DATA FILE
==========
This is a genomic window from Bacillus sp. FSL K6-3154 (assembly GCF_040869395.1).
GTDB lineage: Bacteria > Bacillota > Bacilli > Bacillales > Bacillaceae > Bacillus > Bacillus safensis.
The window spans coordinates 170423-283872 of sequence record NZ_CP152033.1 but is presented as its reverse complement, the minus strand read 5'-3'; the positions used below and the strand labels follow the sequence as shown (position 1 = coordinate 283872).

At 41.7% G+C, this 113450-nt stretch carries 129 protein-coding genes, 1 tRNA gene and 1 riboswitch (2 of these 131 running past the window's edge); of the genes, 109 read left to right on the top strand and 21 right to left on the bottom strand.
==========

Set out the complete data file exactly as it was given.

This is a genomic window from Bacillus sp. FSL K6-3154 (assembly GCF_040869395.1).
GTDB lineage: Bacteria > Bacillota > Bacilli > Bacillales > Bacillaceae > Bacillus > Bacillus safensis.
The window spans coordinates 170423-283872 of sequence record NZ_CP152033.1 but is presented as its reverse complement, the minus strand read 5'-3'; the positions used below and the strand labels follow the sequence as shown (position 1 = coordinate 283872).

At 41.7% G+C, this 113450-nt stretch carries 129 protein-coding genes, 1 tRNA gene and 1 riboswitch (2 of these 131 running past the window's edge); of the genes, 109 read left to right on the top strand and 21 right to left on the bottom strand.